In order to encourage property owners to remove snow and ice from their property, the Illinois Legislature enacted the Snow and Ice Removal Act, 745 ILCS 75/1. According to the Act, barring willful or wanton misconduct, property owners are not liable for injuries caused by natural accumulations of snow and ice on their property. But what about when allegedly negligent landscaping or maintenance supposedly caused an ice patch? That’s the issue in Murphy-Hylton v. Lieberman Management Services, Inc., a decision from Division 1 of the First District Appellate Court which the Illinois Supreme Court has agreed to review.
Murphy-Hylton arose in early 2011 when the plaintiff slipped and fell on a small patch of ice on a sidewalk near her condominium unit. She testified that the sidewalk did not appear to be wet at the time of her fall, nor did she see salt anywhere. The plaintiff testified that the only snow she saw at the time of her fall was a 3-4 foot snow bank at the end of the parking lot about 60 feet away. The weather that day was “bright and sunny and cold,” but there had been no precipitation. According to the plaintiff, downspouts on one of the buildings drained in the area of her fall, and water “would kind of accumulate there.” Plaintiff’s brother testified that he had been at the condominium either the day of the accident or the day after, and had noticed that the area of the fall was “puddly, wet.” A neighbor also testified to having fallen in the same area that same day. The neighbor agreed that water from melting snow and ice would tend to drain across the sidewalk and re-freeze, but he wasn’t sure where the ice that caused his fall had come from.
The former property manager testified that although there were areas where water would drain “up against the building,” she was not aware of any drainage or water pooling issues on the sidewalk where plaintiff fell. The property manager at the time of the fall also testified, acknowledging that photographs seemed to show standing water on the sidewalk, but denying that it was a “major pooling issue.”
Defendants moved for summary judgment on four grounds: (1) immunity under the Snow and Ice Removal Act; (2) the defendants had no duty to remove natural accumulations, and the plaintiff had failed to show that the ice where she fell was an unnatural accumulation; (3) lack of defect in the property; and (4) there was no ice present on the day of the fall. While the motion was pending, the plaintiff was granted leave to file a fourth amended complaint, adding claims of inadequate maintenance and negligent landscaping. The trial court granted the defendants’ motion, holding that immunity under the Act was broader than merely allegations of negligent snow or ice removal.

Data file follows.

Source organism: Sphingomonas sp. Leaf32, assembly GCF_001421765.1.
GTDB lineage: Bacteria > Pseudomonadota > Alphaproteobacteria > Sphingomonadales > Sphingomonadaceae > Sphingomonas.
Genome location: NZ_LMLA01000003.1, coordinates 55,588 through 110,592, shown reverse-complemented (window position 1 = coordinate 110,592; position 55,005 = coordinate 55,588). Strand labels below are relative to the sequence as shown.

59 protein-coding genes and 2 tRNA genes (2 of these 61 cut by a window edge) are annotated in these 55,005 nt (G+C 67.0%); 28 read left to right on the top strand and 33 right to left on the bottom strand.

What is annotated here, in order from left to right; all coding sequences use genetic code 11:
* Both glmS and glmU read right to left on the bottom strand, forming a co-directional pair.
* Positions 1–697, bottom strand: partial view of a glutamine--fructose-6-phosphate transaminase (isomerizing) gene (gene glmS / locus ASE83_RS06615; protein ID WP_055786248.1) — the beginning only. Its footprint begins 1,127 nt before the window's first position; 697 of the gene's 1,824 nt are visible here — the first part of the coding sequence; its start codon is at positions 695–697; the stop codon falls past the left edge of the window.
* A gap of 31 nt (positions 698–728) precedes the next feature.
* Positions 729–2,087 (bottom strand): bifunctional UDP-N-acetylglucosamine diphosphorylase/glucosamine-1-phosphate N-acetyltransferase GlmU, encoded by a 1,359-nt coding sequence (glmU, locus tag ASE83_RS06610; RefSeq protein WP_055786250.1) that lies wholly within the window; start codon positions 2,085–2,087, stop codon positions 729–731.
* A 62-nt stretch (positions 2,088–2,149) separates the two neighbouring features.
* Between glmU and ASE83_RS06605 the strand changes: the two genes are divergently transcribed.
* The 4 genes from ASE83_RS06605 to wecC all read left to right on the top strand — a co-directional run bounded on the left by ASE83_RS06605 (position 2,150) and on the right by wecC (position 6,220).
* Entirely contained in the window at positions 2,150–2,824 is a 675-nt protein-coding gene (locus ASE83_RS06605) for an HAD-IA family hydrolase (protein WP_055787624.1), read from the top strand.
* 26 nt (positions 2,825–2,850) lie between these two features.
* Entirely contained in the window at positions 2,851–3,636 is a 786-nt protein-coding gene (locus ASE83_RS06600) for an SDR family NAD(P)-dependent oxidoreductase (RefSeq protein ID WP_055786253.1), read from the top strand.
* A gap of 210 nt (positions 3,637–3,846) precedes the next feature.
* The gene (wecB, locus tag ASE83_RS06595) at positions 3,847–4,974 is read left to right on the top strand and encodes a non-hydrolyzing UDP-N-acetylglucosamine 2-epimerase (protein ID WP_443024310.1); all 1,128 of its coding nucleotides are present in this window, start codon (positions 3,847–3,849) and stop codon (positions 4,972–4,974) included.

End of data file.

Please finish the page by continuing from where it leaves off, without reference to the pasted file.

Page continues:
The First District reversed. The Court found that the common law rule that there is no duty for a landowner to remove natural accumulations of ice or snow had a traditional exception when design, construction or maintenance of the premises made the accumulation unnatural – in other words, the landowner is not obligated to protect others from the effects of the elements, but can be held liable for essentially making the risk worse.
On appeal, the plaintiff argued that the Act was limited to immunity for injuries resulting from unnatural accumulations created by efforts to remove ice and snow. Immunity didn’t attach pursuant to her allegations, plaintiff claimed, because she did not allege that the defendants had made any effort to remove the ice on which she fell; instead, she claimed to have fallen on an ice patch created by faulty maintenance and/or drainage planning. The defendants responded that the case was about snow and ice removal, and the plaintiff was merely trying to circumvent the act. According to the defendants, the immunity under the Act is not affected by any purported defects in the property.
The Appellate Court concluded that immunity under the Act did not extend to cases like plaintiff’s, where the alleged negligence arose from design, construction and maintenance rather than snow and ice removal. The Court declined to follow the decision in Ryan v. Glen Ellyn Raintree Condominium Ass’n, in which the Second District had held that even when defects in the property caused an unnatural accumulation, the owner could still avoid liability by clearing or neutralizing the accumulations prior to an accident. The defendants argued for affirmance on several alternative grounds, but the Appellate Court declined to consider those additional issues, finding that there was no evidence that the trial court had actually decided the defendants’ additional claims.
We expect Murphy-Hylton to be decided this winter.